The accident was blamed on shortcuts taken in anchoring the crane s rear legs during the procedure of extending it for repositioning from above a completed span to the next one to be assembled. OSHA fined Fru-Con $280,000 for workplace-safety violations associated with the collapse, and the contractor paid out at least $11.25 million in settlements with the dead workers families.
After the crane collapse, work on other parts of the project including segment casting, main-pylon construction, and ramp-span assembly using a truss crane of a different design continued after short delays, but assembly of mainline spans was halted for eight months.
Then, in an embarrassment to both Fru-Con and ODOT, a positioning leg fell from the other of the two big, yellow trusses as it was being maneuvered into place to resume building the mainline on Oct. 23, 2004.
That accident, blamed on a miswired control switch, injured no one. But it put the mainline s construction on ice for eight more months while the contractor revised its construction plan yet again and procured additional equipment to keep the project s completion as close to schedule as possible.
Finishing the bridge would require closing I-280 between Greenbelt Parkway and Summit Street for more than 13 months while the North Toledo approach viaduct was built over the freeway s existing lanes. Original construction plans called for work to be done above active I-280 traffic, but that concept was abandoned after the crane accidents.
Once the last viaduct span was assembled in November, I-280 reopened.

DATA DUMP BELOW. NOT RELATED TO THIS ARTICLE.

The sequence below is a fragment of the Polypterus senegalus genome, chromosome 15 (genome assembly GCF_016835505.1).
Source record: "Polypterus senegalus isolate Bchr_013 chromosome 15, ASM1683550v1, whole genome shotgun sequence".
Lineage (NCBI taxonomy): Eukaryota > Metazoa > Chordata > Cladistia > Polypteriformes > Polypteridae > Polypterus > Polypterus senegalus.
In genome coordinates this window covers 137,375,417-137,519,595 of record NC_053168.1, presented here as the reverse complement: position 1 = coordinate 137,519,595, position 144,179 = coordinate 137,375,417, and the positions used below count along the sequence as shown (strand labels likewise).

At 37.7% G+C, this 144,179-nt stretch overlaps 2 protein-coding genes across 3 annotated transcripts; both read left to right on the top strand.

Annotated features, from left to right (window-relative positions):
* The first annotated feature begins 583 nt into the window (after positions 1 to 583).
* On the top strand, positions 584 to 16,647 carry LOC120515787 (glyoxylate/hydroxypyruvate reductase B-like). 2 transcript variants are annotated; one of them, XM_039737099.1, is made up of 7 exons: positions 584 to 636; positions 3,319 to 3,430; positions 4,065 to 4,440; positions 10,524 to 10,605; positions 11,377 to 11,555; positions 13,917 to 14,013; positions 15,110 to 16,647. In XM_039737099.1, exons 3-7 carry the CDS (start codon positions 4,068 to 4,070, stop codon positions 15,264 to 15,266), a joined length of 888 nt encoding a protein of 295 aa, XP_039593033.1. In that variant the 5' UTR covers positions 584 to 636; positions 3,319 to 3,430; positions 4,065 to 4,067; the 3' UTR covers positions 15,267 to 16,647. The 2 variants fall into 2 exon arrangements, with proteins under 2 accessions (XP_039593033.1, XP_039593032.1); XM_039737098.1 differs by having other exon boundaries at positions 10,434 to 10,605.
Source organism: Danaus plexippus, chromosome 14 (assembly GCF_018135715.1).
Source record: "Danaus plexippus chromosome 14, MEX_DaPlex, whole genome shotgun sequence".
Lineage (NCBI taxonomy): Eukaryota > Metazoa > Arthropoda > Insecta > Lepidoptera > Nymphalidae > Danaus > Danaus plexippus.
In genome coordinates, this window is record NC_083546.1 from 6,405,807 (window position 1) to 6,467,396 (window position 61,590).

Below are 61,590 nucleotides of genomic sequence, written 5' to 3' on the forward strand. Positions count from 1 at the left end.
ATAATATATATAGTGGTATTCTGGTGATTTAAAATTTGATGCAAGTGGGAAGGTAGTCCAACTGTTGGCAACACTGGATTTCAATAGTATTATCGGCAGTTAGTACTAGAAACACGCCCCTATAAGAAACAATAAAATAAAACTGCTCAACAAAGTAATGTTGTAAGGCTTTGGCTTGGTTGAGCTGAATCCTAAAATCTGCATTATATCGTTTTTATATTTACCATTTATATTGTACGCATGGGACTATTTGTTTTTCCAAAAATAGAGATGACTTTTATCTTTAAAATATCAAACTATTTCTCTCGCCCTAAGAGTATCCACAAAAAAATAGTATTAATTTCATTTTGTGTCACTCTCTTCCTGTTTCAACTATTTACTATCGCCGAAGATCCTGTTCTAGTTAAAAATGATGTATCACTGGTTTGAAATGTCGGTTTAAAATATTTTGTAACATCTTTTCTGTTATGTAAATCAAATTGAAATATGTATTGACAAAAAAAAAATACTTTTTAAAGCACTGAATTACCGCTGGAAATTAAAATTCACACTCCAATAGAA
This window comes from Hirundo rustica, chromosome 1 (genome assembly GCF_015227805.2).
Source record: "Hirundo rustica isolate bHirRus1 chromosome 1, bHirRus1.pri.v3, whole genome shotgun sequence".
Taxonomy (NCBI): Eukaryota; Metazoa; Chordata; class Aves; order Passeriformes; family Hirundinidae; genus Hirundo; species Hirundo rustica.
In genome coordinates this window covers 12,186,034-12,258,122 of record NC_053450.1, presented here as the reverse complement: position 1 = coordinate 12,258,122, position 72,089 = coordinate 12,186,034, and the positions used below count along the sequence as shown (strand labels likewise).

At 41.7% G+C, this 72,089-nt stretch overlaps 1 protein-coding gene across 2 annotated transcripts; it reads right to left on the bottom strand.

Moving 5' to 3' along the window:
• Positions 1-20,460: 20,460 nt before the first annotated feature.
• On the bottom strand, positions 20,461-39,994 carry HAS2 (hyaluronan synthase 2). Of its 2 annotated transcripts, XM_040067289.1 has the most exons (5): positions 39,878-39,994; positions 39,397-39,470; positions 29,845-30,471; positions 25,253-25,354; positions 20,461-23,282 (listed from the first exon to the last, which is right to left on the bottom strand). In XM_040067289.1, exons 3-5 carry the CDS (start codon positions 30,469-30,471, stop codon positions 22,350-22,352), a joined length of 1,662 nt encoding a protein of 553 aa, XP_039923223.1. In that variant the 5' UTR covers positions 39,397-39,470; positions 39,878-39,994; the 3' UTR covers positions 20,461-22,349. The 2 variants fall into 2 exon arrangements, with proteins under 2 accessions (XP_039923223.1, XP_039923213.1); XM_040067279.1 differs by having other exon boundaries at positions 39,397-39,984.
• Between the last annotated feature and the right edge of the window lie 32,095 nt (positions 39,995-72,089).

After the new bridge opens, the freeway s trench through North Toledo is to be redeveloped as a park, as is the vacated Front Street interchange area in East Toledo. The Craig bridge will remain for use by local traffic and will become part of State Rt. 65.
While construction of I-280 widening projects associated with the new bridge was under way in North Toledo, officials gathered on an East Toledo wharf to break ground on May 18, 2001. The contract to Fru-Con for the bridge itself would not be awarded until the following March. Within three months, Fru-Con had begun drilling foundation shafts for the bridge s piers, was building a cofferdam in the Maumee River for the 403 -foot main pylon, and had ordered the two gantry-truss cranes with which it planned to build the main spans from an Italian manufacturer.
Except for the start of the Front Street exit ramp in East Toledo and an ever-growing forest of piers, significant project progress did not become apparent to the general public until July, 2003, when assembly of the East Toledo approach viaduct began.
By that time, the overall project was 45 percent complete and reported to be 405 days ahead of schedule, so much so that Fru-Con and ODOT announced an agreement to complete construction by Labor Day, 2005, instead of the previous Oct. 26, 2006, deadline.
The crane collapse and ensuing crane-leg incident set the project so far back, however, that even the original completion date couldn t be met.
While embarrassing, a concrete-quality problem that arose shortly after the crane collapse and required Fru-Con to remove and replace 184 cubic yards of the pylon had no lasting effect on the project s schedule. ODOT also discovered during construction that the plastic coating on many stay-cable strands was cracked, which compromised their longevity but not their strength. Replacements were ordered and are being installed.
To resume building the mainline bridge spans, Fru-Con modified the surviving truss for continued use without the self-contained repositioning system that had been in use when the collapse occurred.